10. VonHoldt BM, Pollinger JP, Earl DA, Knowles JC, Boyko AR, Parker H, Geffen E, Pilot M, Jedrzejewski W, Jedrzejewska B, Sidorovich V, Greco C, Randi E, Musiani M, Kays R, Bustamante CD, Ostrander EA, Novembre J, Wayne RK: A genome-wide perspective on the evolutionary history of enigmatic wolf-like canids. Genome Res. 2011, 21: 1294-1305. 10.1101/gr.116301.110.

    Article  CAS  PubMed Central  PubMed  Google Scholar 

  11. Vilà C, Seddon J, Ellegren H: Genes of domestic mammals augmented by backcrossing with wild ancestors. Trends Genet. 2005, 21: 214-218. 10.1016/j.tig.2005.02.004.

    Article  PubMed  Google Scholar 

  12. Boyko AR, Boyko RH, Boyko CM, Parker HG, Castelhano M, Corey L, Degenhardt JD, Auton A, Hedimbi M, Kityo R, Ostrander EA, Schoenebeck J, Todhunter RJ, Jones P, Bustamante CD: Complex population structure in African village dogs and its implications for inferring dog domestication history. Proc Natl Acad Sci U S A. 2009, 106: 13903-13908. 10.1073/pnas.0902129106.

    Article  CAS  PubMed Central  PubMed  Google Scholar 

  13. Parker HG, Kim LV, Sutter NB, Carlson S, Lorentzen TD, Malek TB, Johnson GS, DeFrance HB, Ostrander EA, Kruglyak L: Genetic structure of the purebred domestic dog. Science. 2004, 304: 1160-1164. 10.1126/science.1097406.

    Article  CAS  PubMed  Google Scholar 

  14. Lindblad-Toh K, Wade CM, Mikkelsen TS, Karlsson EK, Jaffe DB, Kamal M, Clamp M, Chang JL, Kulbokas EJ, Zody MC, Mauceli E, Xie X, Breen M, Wayne RK, Ostrander EA, Ponting CP, Galibert F, Smith DR, de Jong PJ, Kirkness E, Alvarez P, Biagi T, Brockman W, Butler J, Chin C-W, Cook A, Cuff J, Daly MJ, DeCaprio D, Gnerre S, et al: Genome sequence, comparative analysis and haplotype structure of the domestic dog. Nature. 2005, 438: 803-819. 10.1038/nature04338.

    Article  CAS  PubMed  Google Scholar 

  15. Alkan C, Coe BP, Eichler EE: Genome structural variation discovery and genotyping. Nat Rev Genet. 2011, 12: 363-376. 10.1038/nrg2958.

    Article  CAS  PubMed Central  PubMed  Google Scholar 

  16. Salmon Hillbertz NHC, Isaksson M, Karlsson EK, Hellmén E, Pielberg GR, Savolainen P, Wade CM, von Euler H, Gustafson U, Hedhammar A, Nilsson M, Lindblad-Toh K, Andersson L, Andersson G: Duplication of FGF3, FGF4, FGF19 and ORAOV1 causes hair ridge and predisposition to dermoid sinus in Ridgeback dogs. Nat Genet. 2007, 39: 1318-1320. 10.1038/ng.2007.4.

    Article  CAS  PubMed  Google Scholar 

  17. Parker HG, VonHoldt BM, Quignon P, Margulies EH, Shao S, Mosher DS, Spady TC, Elkahloun A, Cargill M, Jones PG, Maslen CL, Acland GM, Sutter NB, Kuroki K, Bustamante CD, Wayne RK, Ostrander EA: An expressed fgf4 retrogene is associated with breed-defining chondrodysplasia in domestic dogs. Science. 2009, 325: 995-998. 10.1126/science.1173275.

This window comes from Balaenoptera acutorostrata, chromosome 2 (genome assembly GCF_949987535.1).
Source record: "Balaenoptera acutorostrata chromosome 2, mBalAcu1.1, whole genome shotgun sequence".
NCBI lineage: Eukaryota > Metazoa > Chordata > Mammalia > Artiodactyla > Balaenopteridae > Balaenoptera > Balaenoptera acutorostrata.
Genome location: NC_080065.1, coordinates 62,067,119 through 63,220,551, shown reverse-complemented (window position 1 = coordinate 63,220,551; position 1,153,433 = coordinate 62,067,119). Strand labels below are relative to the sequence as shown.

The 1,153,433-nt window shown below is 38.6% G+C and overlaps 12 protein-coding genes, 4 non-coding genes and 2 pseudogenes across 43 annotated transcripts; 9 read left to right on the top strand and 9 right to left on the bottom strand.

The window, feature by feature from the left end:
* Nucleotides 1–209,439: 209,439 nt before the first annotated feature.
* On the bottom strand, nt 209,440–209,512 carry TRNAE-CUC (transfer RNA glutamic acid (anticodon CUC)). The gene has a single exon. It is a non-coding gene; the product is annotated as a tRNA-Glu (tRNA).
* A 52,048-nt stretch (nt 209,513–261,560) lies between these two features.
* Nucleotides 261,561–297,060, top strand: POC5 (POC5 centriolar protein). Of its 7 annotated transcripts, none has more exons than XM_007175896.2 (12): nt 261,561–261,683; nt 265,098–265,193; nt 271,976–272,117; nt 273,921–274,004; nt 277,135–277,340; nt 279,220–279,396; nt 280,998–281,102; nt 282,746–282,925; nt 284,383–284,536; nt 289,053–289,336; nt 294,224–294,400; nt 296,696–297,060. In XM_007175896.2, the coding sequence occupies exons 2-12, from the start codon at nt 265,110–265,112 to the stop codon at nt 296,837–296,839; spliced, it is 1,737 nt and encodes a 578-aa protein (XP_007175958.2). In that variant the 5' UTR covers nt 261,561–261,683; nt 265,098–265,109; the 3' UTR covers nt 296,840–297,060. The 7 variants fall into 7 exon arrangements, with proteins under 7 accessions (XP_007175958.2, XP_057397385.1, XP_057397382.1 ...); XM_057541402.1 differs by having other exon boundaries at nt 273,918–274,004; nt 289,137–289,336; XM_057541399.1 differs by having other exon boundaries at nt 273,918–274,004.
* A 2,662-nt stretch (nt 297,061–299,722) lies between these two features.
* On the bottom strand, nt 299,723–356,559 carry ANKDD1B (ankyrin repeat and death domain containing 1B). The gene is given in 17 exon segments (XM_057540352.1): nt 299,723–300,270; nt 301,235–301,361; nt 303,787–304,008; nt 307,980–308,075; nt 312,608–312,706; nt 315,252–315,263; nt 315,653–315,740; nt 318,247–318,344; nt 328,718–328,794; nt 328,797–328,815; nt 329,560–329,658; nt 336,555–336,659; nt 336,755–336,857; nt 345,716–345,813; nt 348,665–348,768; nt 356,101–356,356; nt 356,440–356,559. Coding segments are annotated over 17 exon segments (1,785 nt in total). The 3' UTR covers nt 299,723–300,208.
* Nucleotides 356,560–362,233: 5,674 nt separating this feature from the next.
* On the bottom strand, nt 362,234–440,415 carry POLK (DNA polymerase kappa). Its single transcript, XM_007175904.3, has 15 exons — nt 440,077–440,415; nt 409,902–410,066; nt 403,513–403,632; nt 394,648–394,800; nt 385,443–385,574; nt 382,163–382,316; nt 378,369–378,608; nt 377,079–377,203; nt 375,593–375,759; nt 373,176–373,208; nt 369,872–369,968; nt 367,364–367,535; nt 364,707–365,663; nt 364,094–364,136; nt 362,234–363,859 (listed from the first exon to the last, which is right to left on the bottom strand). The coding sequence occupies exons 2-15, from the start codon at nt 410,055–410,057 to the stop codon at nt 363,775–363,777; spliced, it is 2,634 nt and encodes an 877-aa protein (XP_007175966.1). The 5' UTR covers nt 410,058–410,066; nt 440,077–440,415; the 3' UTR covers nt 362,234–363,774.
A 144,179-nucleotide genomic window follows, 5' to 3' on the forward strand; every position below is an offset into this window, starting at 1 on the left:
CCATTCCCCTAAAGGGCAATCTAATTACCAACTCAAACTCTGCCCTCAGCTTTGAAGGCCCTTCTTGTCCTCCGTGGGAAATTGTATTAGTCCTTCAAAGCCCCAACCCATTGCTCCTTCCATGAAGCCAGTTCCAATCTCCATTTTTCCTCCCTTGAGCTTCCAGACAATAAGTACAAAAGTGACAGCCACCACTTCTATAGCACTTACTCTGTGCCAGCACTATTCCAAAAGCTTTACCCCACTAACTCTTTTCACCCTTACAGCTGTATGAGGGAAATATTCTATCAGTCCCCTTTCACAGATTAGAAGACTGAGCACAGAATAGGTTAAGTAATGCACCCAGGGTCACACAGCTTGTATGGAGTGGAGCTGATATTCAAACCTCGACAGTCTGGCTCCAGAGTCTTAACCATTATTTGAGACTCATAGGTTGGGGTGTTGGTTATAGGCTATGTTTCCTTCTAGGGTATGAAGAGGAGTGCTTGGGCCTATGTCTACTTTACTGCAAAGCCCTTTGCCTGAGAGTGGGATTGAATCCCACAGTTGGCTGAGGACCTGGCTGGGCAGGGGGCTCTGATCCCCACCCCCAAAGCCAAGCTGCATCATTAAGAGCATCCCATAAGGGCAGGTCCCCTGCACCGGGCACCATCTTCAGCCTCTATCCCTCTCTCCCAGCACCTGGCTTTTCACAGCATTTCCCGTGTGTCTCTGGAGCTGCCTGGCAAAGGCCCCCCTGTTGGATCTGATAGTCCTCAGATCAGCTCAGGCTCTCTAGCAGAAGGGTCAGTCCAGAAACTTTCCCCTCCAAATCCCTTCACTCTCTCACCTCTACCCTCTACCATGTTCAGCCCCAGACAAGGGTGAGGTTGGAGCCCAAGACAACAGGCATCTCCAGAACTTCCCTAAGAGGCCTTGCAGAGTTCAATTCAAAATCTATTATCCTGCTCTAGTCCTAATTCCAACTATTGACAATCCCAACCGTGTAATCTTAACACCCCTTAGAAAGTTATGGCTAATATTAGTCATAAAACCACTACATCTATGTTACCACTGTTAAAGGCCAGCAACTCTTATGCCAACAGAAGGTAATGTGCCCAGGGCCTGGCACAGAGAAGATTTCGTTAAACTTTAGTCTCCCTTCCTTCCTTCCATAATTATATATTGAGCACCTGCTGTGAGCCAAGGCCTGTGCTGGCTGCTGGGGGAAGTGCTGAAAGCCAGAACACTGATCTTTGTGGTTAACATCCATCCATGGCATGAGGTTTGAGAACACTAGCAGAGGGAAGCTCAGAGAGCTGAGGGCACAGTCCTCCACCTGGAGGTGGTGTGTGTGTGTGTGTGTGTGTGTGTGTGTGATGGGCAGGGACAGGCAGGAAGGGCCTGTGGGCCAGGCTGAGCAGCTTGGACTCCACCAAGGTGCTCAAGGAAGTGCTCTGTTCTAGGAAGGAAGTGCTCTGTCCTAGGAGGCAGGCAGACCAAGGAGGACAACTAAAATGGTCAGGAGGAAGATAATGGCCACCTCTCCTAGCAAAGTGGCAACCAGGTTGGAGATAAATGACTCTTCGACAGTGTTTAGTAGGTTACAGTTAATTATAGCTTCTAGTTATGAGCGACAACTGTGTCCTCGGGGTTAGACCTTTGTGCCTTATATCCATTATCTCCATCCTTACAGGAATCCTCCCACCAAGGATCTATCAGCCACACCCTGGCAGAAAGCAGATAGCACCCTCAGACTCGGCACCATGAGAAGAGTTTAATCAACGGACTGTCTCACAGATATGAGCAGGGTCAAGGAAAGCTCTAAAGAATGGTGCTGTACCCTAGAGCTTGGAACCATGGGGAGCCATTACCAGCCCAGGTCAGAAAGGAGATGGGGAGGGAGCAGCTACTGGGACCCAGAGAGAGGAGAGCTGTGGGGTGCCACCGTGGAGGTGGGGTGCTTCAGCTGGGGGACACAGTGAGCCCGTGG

Article  CAS  PubMed Central  PubMed  Google Scholar 

  18. Chen WK, Swartz JD, Rush LJ, Alvarez CE: Mapping DNA structural variation in dogs. Genome Res. 2009, 19: 500-509.

    Article  CAS  PubMed Central  PubMed  Google Scholar 

  19. Nicholas TJ, Cheng Z, Ventura M, Mealey K, Eichler EE, Akey JM: The genomic architecture of segmental duplications and associated copy number variants in dogs. Genome Res. 2009, 19: 491-499.

    Article  CAS  PubMed Central  PubMed  Google Scholar 

  20. Nicholas TJ, Baker C, Eichler EE, Akey JM: A high-resolution integrated map of copy number polymorphisms within and between breeds of the modern domesticated dog. BMC Genomics. 2011, 12: 414-10.1186/1471-2164-12-414.

    Article  PubMed Central  PubMed  Google Scholar 

  21. Berglund J, Nevalainen EM, Molin A-M, Perloski M, André C, Zody MC, Sharpe T, Hitte C, Lindblad-Toh K, Lohi H, Webster MT: Novel origins of copy number variation in the dog genome. Genome Biol. 2012, 13: R73-10.1186/gb-2012-13-8-r73.

    Article  PubMed Central  PubMed  Google Scholar 

  22. Hastings PJ, Lupski JR, Rosenberg SM, Ira G: Mechanisms of change in gene copy number. Nat Rev Genet. 2009, 10: 551-564.

    Article  CAS  PubMed Central  PubMed  Google Scholar 

  23. Mills RE, Walter K, Stewart C, Handsaker RE, Chen K, Alkan C, Abyzov A, Yoon SC, Ye K, Cheetham RK, Chinwalla A, Conrad DF, Fu Y, Grubert F, Hajirasouliha I, Hormozdiari F, Iakoucheva LM, Iqbal Z, Kang S, Kidd JM, Konkel MK, Korn J, Khurana E, Kural D, Lam HYK, Leng J, Li R, Li Y, Lin C-Y, Luo R, et al: Mapping copy number variation by population-scale genome sequencing. Nature. 2011, 470: 59-65. 10.1038/nature09708.

    Article  CAS  PubMed Central  PubMed  Google Scholar 

  24. Muñoz-Fuentes V, Di Rienzo A, Vilà C: Prdm9, a major determinant of meiotic recombination hotspots, is not functional in dogs and their wild relatives, wolves and coyotes. PLoS One. 2011, 6: e25498-10.1371/journal.pone.0025498.

    Article  PubMed Central  PubMed  Google Scholar 

  25. Axelsson E, Webster MT, Ratnakumar A, Ponting CP, Lindblad-Toh K: Death of PRDM9 coincides with stabilization of the recombination landscape in the dog genome. Genome Res. 2012, 22: 51-63. 10.1101/gr.124123.111.

    Article  CAS  PubMed Central  PubMed  Google Scholar 

  26. Rueda OM, Díaz-Uriarte R: Flexible and accurate detection of genomic copy-number changes from aCGH. PLoS Comput Biol. 2007, 3: e122-10.1371/journal.pcbi.0030122.